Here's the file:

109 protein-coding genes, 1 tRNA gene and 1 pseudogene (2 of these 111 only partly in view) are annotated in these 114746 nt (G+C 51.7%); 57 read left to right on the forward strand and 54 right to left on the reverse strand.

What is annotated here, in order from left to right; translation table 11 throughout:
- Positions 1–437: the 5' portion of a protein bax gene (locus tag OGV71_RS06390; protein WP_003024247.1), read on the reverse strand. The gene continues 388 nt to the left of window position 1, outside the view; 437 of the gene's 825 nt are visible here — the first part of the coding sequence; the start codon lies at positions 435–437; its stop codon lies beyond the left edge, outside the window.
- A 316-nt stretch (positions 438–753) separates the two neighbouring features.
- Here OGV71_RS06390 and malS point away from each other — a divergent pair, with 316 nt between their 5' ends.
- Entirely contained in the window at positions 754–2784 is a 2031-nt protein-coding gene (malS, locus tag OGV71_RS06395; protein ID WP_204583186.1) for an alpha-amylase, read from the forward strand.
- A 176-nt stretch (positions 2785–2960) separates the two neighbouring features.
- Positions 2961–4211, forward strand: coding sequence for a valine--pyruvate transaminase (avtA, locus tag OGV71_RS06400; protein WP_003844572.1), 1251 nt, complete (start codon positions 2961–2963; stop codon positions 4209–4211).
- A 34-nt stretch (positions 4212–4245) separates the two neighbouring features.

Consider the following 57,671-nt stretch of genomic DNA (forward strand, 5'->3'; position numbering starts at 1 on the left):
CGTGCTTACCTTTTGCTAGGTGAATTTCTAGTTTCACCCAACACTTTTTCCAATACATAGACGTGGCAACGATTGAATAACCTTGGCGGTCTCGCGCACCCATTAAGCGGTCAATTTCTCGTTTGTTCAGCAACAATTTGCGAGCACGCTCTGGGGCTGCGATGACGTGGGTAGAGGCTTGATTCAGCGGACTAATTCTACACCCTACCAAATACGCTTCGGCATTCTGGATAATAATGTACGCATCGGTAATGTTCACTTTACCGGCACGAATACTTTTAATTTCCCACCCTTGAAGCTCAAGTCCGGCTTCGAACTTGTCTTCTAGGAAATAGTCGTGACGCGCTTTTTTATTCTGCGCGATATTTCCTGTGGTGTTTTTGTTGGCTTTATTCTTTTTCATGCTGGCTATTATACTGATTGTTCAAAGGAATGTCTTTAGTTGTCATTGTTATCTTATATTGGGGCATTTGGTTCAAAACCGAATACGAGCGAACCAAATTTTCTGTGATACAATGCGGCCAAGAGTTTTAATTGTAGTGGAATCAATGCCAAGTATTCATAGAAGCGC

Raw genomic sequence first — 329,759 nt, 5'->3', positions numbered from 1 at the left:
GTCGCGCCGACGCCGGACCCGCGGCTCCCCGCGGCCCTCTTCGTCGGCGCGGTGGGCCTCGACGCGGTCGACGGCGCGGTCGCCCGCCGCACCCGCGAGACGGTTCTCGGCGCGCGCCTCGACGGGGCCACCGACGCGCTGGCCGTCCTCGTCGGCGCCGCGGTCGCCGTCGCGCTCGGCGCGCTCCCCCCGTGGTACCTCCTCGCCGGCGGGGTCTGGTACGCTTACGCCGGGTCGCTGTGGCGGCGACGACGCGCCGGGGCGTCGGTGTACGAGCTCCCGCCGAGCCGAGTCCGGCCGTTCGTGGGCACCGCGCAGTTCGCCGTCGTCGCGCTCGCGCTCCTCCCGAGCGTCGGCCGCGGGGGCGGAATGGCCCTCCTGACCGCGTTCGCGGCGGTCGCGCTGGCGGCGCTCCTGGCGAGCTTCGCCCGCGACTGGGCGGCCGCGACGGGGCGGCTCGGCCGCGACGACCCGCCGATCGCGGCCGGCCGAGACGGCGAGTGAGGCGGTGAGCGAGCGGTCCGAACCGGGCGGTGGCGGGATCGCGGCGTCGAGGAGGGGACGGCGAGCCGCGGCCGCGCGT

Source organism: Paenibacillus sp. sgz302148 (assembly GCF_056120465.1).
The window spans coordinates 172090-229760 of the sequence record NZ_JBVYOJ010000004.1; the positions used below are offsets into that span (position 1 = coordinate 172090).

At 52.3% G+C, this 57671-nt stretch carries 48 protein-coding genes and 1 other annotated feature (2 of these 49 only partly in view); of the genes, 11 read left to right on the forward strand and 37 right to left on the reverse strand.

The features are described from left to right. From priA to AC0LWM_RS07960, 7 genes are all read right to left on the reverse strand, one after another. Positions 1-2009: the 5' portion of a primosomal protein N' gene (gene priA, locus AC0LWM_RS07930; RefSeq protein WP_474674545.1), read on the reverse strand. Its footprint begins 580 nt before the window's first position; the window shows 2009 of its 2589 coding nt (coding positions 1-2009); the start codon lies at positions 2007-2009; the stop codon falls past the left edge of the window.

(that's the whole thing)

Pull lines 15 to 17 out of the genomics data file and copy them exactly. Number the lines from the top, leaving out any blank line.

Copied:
The window spans coordinates 172090-229760 of the sequence record NZ_JBVYOJ010000004.1; the positions used below are offsets into that span (position 1 = coordinate 172090).

At 52.3% G+C, this 57671-nt stretch carries 48 protein-coding genes and 1 other annotated feature (2 of these 49 only partly in view); of the genes, 11 read left to right on the forward strand and 37 right to left on the reverse strand.

The features are described from left to right. From priA to AC0LWM_RS07960, 7 genes are all read right to left on the reverse strand, one after another. Positions 1-2009: the 5' portion of a primosomal protein N' gene (gene priA, locus AC0LWM_RS07930; RefSeq protein WP_474674545.1), read on the reverse strand. Its footprint begins 580 nt before the window's first position; the window shows 2009 of its 2589 coding nt (coding positions 1-2009); the start codon lies at positions 2007-2009; the stop codon falls past the left edge of the window.